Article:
Planning under way for Baltimore bicentennial

January 24, 1994|By Edward Gunts | Edward Gunts,Staff Writer

Baltimore has a bicentennial coming up -- and is looking for a few good ways to celebrate it.

With three years to go before the 200th anniversary of the city's incorporation in 1797, Mayor Kurt L. Schmoke has asked the recently-formed Mayor's Advisory Commission on Tourism, Entertainment and Culture (McTEC) to come up with ideas for marking the occasion.

Early ideas range from staging a series of family reunions to restoring vacant houses around the city, but none has been endorsed yet by the Schmoke administration.

"We're looking to do more than just a one-shot, one-evening, one-day event," Mayor Schmoke said. "We're trying to plan a theme for the year that looks back at some of the city's accomplishments over the past century and looks ahead to the next century, culminating in some kind of event" linked to the anniversary.

The mayor has charged the cultural commission with planning a celebration that draws visitors to the city over an extended period of time. "I want them to be as creative as they possibly can," he said. "I don't want them to feel constrained."

McTEC was formed last year to help coordinate the activities of Baltimore's many entertainment and cultural attractions and stimulate new opportunities for tourism.

Its executive director is Mary Sue McCarthy, a Baltimore native who formerly headed Baltimore Operation Sail, the mayor's official committee on visiting ships.

McTEC has an events committee headed by Bill Gilmore, director of the city's Office of Promotion, and Joan Davidson, a marketing executive with the Rouse Co.

That group is doubling as a Bicentennial Committee and will serve as a clearinghouse for ideas and suggestions, Mr. Gilmore said.

The goal is to plan a celebration "that looks toward the future of the city and is not a rehash of the past," he explained. "This is an event in 1997 that should really catapult us into the new millennium."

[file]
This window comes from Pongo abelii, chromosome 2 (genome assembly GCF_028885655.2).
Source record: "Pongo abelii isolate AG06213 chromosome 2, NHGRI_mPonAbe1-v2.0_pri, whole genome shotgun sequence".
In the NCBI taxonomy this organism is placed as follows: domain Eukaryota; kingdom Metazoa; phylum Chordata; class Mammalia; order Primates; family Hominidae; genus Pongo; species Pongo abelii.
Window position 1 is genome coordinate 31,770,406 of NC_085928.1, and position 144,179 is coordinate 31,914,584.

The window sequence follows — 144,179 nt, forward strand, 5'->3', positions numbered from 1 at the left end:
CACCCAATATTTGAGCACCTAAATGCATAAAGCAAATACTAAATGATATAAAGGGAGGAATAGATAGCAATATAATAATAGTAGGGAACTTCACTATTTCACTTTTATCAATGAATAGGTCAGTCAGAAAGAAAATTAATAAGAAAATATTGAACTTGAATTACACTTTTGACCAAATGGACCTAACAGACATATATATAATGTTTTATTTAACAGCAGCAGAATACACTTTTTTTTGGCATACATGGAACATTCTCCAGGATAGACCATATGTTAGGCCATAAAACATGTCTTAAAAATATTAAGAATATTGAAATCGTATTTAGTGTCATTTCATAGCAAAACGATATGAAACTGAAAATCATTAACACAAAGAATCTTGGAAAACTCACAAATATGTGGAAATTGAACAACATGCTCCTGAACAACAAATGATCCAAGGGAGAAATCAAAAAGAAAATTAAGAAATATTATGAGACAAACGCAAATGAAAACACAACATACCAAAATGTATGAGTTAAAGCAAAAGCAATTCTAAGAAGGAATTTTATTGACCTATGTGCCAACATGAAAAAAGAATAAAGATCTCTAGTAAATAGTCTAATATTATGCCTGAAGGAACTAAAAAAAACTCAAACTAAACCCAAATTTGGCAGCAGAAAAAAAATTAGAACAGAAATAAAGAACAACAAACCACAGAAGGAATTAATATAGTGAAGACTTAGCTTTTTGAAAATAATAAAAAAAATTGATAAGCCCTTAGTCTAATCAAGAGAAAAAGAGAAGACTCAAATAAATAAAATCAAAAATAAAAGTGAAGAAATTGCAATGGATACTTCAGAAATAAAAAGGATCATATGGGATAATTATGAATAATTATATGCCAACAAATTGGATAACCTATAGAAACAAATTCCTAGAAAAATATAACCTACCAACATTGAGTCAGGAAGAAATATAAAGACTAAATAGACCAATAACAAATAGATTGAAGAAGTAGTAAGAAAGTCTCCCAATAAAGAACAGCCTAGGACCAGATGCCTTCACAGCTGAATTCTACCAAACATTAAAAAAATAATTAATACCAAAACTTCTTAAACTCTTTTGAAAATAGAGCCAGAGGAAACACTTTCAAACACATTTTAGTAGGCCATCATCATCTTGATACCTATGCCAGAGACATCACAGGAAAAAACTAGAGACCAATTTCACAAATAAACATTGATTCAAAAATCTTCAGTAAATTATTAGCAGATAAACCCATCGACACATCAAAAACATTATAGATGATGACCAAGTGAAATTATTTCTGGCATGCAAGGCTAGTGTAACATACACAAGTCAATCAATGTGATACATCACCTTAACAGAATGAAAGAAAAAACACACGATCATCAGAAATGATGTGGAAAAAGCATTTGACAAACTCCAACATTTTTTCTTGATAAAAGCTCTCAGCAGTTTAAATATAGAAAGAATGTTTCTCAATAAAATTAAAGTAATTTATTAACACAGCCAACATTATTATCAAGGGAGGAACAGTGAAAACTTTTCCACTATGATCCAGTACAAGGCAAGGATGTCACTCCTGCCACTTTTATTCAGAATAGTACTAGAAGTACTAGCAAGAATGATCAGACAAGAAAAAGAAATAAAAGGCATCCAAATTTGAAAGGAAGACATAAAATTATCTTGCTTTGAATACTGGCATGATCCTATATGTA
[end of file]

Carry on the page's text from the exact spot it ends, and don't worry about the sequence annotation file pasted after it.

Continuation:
According to a mission statement, the bicentennial "will celebrate the city's diverse neighborhoods, historic areas and maritime heritage. At the same time, it will highlight Baltimore's endeavors in the fields of international business, professional sports, life sciences and community partnerships."

Emphasis is being placed on staging events and activities over an extended period, Mr. Gilmore explained, because "big, one-time celebrations have a tendency to flop."

"Baltimore Town" was founded by the Colonial-era General Assembly of Maryland in 1729 and for 67 years existed as a subdivision of Baltimore County. Its incorporation as a city took place over several months -- a fact that may aid those planning an extended bicentennial celebration.

On Dec. 31, 1796, the state legislature authorized the incorporation of Baltimore Town under the name of "Mayor and City Council of Baltimore."

But it was not until Jan. 31, 1797, that the state-appointed commissioners met and passed an act "to erect Baltimore Town in Baltimore County into a City . . . and to incorporate the inhabitants thereof."

Later that year, the commissioners divided the city into eight wards and elected their first mayor and council representatives. At the time, Baltimore was the third largest city in the nation, after New York and Philadelphia, with a population of more than 90,000.

It was also one of the nation's fastest-growing cities -- aided in part by the 1793 yellow fever epidemic in Philadelphia, which prompted a mass exodus from that city.

Mr. Gilmore said planning for Baltimore's bicentennial has been under way since mid-1992, when the Office of Promotion convened a focus group to determine how much support there '' might be for a citywide celebration. He said the more than a dozen participants were overwhelmingly supportive of the idea.

One suggestion, he said, was to encourage city residents to hold large family reunions that would get people from all over the country to return to Baltimore.

Another idea was to fix up at least 5,000 vacant houses as a way of preparing the city for the 21st century.

To mark the city's 100th anniversary in 1897, Mr. Gilmore noted, Baltimoreans tried to erect a flag and flagstaff in Clifton Park, but it was toppled by the wind. In 1979, to mark the 250th anniversary of the city's founding in 1629, the Schaefer administration held a gala ball at the newly-opened Baltimore Convention Center.

In 1976, to mark the nation's bicentennial, then-City Council President and Bicentennial Committee Chairman Walter S. Orlinsky cooked up a giant birthday cake in the shape of the United States and floated it on a barge in the Inner Harbor -- "the world's largest birthday cake," according to the Guinness Book of World Records.

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